No third-party candidate has enough support to merit inclusion in the first US presidential debate, leaving Democrat Hillary Clinton and Republican Donald Trump a clear field to vie for support, organizers said Friday.
The September 26 presidential debate, to be televised nationally, comes as the race tightens between Clinton and Trump ahead of the November 8 election.
For Myanmar, the US election is likely to have implications as President Barack Obama makes way for a new president. Obama has made it a point to engage with Myanmar during its democratic transition and was the first US president to visit the country. Washington is in the process of dismantling the final economic sanctions on Myanmar in recognition of the National League for Democracy party’s 2015 election win and the positive changes under State counselor Aung San SuuKyi’s leadership.
As US Secretary of State, Clinton was instrumental in Washington’s engagement with the TheinSein government, which began the opening up of Myanmar and sparked the thaw in relations.
Given the high stakes, many people in Myanmar, and around the world, will be following the US election with interest and, judging by comments in the media and social media, some concern.
The nonpartisan, non-profit commission running the three US presidential debates and a vice-presidential debate announced Friday that Clinton and Trump and their running mates had passed the first hurdle.
Two presidential contenders outside the mainstream parties, Libertarian candidate Gary Johnson and Green Party nominee Jill Stein, met other criteria but failed to garner enough support in opinion polls, the Commission on Presidential Debates said.
The CPD requires a candidate to have at least 15 percent support of the national electorate, as measured in survey polls.
According to the average of five recently conducted national polls, Clinton had 43 percent and Trump 40.4 percent, while Johnson had 8.4 percent and Stein 3.2 percent.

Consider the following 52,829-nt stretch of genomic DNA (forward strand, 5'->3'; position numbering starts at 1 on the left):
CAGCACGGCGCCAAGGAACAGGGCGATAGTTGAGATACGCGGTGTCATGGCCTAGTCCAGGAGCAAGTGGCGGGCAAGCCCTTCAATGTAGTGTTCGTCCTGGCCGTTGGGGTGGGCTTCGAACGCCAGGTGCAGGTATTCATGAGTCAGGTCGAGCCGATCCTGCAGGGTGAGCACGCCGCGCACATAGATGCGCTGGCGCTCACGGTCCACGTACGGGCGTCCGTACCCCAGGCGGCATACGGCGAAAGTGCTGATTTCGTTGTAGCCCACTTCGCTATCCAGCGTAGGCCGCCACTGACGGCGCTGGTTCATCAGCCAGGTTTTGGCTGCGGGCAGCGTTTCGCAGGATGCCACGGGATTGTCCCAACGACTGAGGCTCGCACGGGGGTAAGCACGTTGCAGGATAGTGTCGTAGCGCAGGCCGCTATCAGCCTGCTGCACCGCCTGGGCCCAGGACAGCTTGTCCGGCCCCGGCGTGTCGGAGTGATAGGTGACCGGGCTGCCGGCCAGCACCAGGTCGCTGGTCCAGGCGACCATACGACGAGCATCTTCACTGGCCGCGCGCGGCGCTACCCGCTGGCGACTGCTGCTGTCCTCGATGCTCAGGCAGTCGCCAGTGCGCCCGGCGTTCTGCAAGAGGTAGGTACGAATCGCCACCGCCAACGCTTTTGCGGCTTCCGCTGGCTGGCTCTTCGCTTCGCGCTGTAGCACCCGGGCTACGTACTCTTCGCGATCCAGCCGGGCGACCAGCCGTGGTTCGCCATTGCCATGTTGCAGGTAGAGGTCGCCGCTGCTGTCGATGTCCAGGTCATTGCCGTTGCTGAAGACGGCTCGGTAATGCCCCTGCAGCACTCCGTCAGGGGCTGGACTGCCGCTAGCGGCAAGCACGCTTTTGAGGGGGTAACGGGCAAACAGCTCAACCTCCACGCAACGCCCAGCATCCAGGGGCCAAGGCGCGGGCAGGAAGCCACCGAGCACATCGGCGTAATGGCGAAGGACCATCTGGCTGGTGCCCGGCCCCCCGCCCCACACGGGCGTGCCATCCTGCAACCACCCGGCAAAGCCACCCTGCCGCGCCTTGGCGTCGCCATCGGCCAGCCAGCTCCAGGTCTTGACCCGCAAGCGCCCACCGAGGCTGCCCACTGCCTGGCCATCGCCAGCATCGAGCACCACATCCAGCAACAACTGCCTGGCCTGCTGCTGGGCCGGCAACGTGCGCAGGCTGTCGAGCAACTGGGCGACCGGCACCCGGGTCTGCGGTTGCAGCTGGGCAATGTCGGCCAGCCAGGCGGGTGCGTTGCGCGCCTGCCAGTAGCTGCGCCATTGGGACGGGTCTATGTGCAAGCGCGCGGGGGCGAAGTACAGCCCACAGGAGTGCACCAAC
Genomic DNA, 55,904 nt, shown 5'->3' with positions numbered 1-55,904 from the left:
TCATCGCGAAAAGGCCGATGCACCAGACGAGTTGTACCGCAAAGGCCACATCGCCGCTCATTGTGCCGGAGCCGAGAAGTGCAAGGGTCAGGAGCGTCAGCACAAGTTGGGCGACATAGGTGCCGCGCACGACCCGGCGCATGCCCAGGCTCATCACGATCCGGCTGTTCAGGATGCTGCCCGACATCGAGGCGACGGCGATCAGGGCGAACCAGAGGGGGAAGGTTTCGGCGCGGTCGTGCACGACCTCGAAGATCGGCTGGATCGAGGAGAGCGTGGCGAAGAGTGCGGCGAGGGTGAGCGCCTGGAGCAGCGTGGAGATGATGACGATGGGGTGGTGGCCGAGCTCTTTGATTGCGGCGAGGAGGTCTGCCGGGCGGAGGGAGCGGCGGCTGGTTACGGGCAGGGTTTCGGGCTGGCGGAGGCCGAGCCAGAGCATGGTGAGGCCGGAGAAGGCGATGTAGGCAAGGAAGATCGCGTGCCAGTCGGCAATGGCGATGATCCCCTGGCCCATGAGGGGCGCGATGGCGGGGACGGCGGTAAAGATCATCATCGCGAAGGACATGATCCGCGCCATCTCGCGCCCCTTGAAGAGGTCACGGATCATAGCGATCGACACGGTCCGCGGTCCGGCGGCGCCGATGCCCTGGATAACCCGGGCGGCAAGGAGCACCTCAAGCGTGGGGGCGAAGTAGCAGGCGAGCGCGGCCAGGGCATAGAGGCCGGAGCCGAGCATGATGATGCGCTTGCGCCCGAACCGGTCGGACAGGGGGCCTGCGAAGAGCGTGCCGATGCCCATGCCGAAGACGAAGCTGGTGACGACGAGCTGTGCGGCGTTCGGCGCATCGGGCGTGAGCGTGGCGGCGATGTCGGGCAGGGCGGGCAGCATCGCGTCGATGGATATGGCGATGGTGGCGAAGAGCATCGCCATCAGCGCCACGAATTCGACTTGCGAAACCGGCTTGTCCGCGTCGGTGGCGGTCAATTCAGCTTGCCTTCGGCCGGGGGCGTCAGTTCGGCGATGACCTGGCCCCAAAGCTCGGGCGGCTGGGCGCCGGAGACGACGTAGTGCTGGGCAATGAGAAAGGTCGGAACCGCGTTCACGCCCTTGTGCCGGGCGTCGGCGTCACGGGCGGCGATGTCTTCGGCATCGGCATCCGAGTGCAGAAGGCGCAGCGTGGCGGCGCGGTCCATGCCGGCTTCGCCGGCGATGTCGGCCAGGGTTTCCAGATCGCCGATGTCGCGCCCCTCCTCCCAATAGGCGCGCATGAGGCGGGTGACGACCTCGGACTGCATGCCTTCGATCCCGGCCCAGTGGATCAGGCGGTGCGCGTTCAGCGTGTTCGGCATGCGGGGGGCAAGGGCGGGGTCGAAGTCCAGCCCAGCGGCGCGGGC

Only Clinton and her running mate, Tim Kaine, and Trump and his running mate, Mike Pence, qualify to participate in the September 26 presidential debate and the October 4 vice-presidential debate, the commission said.
Johnson hoped to meet the 15 percent mark to gain broader exposure through the debate, expected to draw one of the year's largest television audiences.
In 2012, a solid 46.2 million US households tuned into the first debate between Democratic President Barack Obama, seeking re-election, and Republican rival Mitt Romney, according to Nielsen data.
With the presence this time of real-estate tycoon Trump, a former reality TV star, that number could be exceeded.
Johnson said his exclusion from the first debate reflects the bias of a private organization created by the Republican and Democratic parties to take control of the nationally televised debates.
"The CPD may scoff at a ticket that enjoys 'only' nine or 10 percent in their hand-selected polls, but even nine percent represents 13 million voters, more than the total population of Ohio and most other states," Johnson said in a statement.
"Yet, the Republicans and Democrats are choosing to silence the candidate preferred by those millions of Americans."
The CPD said it would reapply the criteria to all candidates in advance of the second and third presidential debates, on October 9 and October 19.
(AFP – additional reporting from Mizzima)